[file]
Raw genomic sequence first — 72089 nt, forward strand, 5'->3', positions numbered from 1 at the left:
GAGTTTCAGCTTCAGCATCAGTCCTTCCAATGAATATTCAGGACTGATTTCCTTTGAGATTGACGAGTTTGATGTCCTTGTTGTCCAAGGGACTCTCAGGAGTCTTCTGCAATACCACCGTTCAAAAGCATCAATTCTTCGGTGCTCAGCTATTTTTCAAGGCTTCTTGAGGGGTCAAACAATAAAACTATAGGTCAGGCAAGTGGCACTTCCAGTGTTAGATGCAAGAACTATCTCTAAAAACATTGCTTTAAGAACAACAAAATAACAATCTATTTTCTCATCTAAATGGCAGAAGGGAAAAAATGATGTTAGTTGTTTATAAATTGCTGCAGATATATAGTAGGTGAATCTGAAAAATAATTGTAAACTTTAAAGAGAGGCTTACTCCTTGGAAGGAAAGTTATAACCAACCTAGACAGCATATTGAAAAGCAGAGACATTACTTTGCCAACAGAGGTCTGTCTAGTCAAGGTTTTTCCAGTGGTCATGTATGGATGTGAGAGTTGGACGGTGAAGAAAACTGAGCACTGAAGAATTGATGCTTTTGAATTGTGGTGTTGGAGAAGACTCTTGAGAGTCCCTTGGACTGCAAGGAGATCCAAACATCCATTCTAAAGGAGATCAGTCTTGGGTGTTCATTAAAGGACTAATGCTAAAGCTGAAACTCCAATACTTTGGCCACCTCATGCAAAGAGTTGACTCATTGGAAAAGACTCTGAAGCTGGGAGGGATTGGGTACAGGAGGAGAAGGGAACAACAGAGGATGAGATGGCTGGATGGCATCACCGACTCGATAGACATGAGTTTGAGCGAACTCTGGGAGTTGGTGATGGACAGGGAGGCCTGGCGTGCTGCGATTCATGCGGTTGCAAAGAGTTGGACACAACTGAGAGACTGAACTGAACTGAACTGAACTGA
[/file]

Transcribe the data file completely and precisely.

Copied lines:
Raw genomic sequence first — 72089 nt, forward strand, 5'->3', positions numbered from 1 at the left:
GAGTTTCAGCTTCAGCATCAGTCCTTCCAATGAATATTCAGGACTGATTTCCTTTGAGATTGACGAGTTTGATGTCCTTGTTGTCCAAGGGACTCTCAGGAGTCTTCTGCAATACCACCGTTCAAAAGCATCAATTCTTCGGTGCTCAGCTATTTTTCAAGGCTTCTTGAGGGGTCAAACAATAAAACTATAGGTCAGGCAAGTGGCACTTCCAGTGTTAGATGCAAGAACTATCTCTAAAAACATTGCTTTAAGAACAACAAAATAACAATCTATTTTCTCATCTAAATGGCAGAAGGGAAAAAATGATGTTAGTTGTTTATAAATTGCTGCAGATATATAGTAGGTGAATCTGAAAAATAATTGTAAACTTTAAAGAGAGGCTTACTCCTTGGAAGGAAAGTTATAACCAACCTAGACAGCATATTGAAAAGCAGAGACATTACTTTGCCAACAGAGGTCTGTCTAGTCAAGGTTTTTCCAGTGGTCATGTATGGATGTGAGAGTTGGACGGTGAAGAAAACTGAGCACTGAAGAATTGATGCTTTTGAATTGTGGTGTTGGAGAAGACTCTTGAGAGTCCCTTGGACTGCAAGGAGATCCAAACATCCATTCTAAAGGAGATCAGTCTTGGGTGTTCATTAAAGGACTAATGCTAAAGCTGAAACTCCAATACTTTGGCCACCTCATGCAAAGAGTTGACTCATTGGAAAAGACTCTGAAGCTGGGAGGGATTGGGTACAGGAGGAGAAGGGAACAACAGAGGATGAGATGGCTGGATGGCATCACCGACTCGATAGACATGAGTTTGAGCGAACTCTGGGAGTTGGTGATGGACAGGGAGGCCTGGCGTGCTGCGATTCATGCGGTTGCAAAGAGTTGGACACAACTGAGAGACTGAACTGAACTGAACTGAACTGA